, Volume 361, Issue 5, pp 535-542

Differential actions of anandamide, potassium ions and endothelium-derived hyperpolarizing factor in guinea-pig basilar artery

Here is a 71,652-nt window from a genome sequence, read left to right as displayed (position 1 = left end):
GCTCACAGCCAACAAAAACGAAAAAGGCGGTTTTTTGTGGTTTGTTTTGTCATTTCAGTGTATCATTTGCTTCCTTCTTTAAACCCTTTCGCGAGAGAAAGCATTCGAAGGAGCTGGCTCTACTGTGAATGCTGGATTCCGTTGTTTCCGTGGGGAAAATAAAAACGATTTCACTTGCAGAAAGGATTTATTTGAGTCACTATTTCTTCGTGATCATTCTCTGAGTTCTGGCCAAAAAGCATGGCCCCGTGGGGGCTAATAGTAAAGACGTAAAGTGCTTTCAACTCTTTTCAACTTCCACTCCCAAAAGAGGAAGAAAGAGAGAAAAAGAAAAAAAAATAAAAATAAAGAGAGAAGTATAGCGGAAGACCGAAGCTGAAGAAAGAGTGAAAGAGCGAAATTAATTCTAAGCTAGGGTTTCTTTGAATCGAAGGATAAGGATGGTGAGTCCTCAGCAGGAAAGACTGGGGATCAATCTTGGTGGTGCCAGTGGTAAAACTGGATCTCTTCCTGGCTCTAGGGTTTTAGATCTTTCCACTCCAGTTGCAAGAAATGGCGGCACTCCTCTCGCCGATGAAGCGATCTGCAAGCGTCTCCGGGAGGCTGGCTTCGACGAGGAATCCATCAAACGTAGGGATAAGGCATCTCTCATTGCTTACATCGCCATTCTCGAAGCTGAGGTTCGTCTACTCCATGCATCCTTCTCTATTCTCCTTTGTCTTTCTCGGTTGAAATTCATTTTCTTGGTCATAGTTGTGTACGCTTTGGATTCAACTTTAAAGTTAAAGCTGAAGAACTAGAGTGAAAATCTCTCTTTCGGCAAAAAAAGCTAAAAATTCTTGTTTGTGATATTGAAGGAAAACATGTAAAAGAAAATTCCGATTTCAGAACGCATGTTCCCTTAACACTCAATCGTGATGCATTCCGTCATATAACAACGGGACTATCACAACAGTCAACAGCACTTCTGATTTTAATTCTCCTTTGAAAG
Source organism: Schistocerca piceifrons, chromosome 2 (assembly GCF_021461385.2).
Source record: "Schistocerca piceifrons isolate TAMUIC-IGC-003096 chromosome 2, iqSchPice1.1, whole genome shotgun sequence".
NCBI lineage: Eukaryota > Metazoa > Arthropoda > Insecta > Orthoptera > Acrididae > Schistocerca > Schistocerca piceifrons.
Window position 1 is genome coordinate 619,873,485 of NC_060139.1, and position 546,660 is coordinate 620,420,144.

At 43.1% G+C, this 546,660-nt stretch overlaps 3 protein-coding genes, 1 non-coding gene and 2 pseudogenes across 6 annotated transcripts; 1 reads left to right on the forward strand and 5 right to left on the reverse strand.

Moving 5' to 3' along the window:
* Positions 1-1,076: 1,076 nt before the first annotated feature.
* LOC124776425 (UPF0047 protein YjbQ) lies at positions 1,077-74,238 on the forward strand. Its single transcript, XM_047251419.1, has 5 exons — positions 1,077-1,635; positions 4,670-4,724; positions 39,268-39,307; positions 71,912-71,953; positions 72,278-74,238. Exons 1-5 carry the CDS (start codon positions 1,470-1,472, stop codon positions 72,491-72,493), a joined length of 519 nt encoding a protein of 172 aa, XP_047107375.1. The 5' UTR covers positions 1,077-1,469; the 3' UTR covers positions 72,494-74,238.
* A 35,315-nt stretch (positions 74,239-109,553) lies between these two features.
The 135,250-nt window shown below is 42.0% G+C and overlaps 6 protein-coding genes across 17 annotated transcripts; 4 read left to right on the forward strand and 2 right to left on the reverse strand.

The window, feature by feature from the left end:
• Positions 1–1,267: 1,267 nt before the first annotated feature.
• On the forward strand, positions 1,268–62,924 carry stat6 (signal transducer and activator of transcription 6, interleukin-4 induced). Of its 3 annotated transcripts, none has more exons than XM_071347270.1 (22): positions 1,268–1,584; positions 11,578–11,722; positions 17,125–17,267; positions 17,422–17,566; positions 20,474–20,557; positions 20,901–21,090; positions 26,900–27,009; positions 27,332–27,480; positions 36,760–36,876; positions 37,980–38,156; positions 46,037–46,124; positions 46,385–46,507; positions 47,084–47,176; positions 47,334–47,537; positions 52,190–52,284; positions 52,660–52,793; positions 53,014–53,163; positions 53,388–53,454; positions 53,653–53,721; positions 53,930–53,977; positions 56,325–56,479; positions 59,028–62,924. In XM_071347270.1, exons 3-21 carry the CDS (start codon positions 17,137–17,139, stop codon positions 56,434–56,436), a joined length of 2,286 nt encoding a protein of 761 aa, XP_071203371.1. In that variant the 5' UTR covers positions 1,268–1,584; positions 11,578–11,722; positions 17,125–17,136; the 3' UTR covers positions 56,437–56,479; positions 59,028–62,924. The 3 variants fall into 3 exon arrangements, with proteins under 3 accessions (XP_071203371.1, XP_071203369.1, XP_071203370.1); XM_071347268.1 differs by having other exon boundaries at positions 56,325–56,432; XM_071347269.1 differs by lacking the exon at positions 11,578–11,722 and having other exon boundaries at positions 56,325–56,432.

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Vasodilator responses to anandamide (arachidonylethanolamide) and potassium ions were compared with those mediated by endothelium-derived hyperpolarizing factor (EDHF) in guinea-pig isolated basilar artery contracted with prostaglandin F2 α. In this artery, EDHF-mediated responses can be evoked by acetylcholine in the presence of both indomethacin (10 µM) and N G-nitro-l-arginine (0.3 mM). In endothelium-denuded arterial segments, which failed to respond to acetylcholine, anandamide was still able to evoke a complete relaxation. Anandamide (10 µM) did not affect the resting membrane potential, whereas acetylcholine (10 µM) hyperpolarized the smooth muscle cells by 23 mV in the presence of indomethacin and N G-nitro-l-arginine. Pre-treatment with capsaicin (10 µM) or resiniferatoxin (0.1 µM) abolished the anandamide-induced relaxation, but had no effect on the EDHF-mediated relaxation induced by acetylcholine. Treatment with a mixture of the calcium-sensitive potassium channel inhibitors, apamin and charybdotoxin, which abolishes EDHF-mediated relaxation in this artery, did not affect the relaxation evoked by anandamide. The additional presence of glibenclamide or ciclazindol, inhibitors of ATP-sensitive and voltage-dependent potassium channels, also had no effect on the anandamide-induced relaxation. Increasing the potassium ion concentration by 2–10 mM induced inconsistent vasodilator responses. However, re-admission of potassium ions to preparations incubated in potassium-free solution elicited almost complete and sustained relaxations. A short incubation period with ouabain (10 µM for 10 min) or cooling (18–22°C) abolished these responses, whereas the acetylcholine-induced relaxation in the presence of indomethacin and N G-nitro-l-arginine was unaffected (ouabain) or partially reduced (cooling). The anandamide-induced relaxation was also abolished by ouabain and cooling. Furthermore, ouabain inhibited the vasodilator response to capsaicin, but not that to calcitonin gene-related peptide (CGRP), and per se evoked a release of CGRP from the artery. The gap junction uncoupler, 18α-glycyrrhetinic acid (100 µM), affected neither the EDHF-mediated relaxation induced by acetylcholine nor the vasodilator responses to anandamide and potassium ions. Thus, EDHF-mediated vasorelaxation in the guinea-pig basilar artery does not seem to involve Na+/K+-ATPase, sensory nerves or gap junctions. These results indicate that EDHF is neither anandamide nor potassium ions in this artery.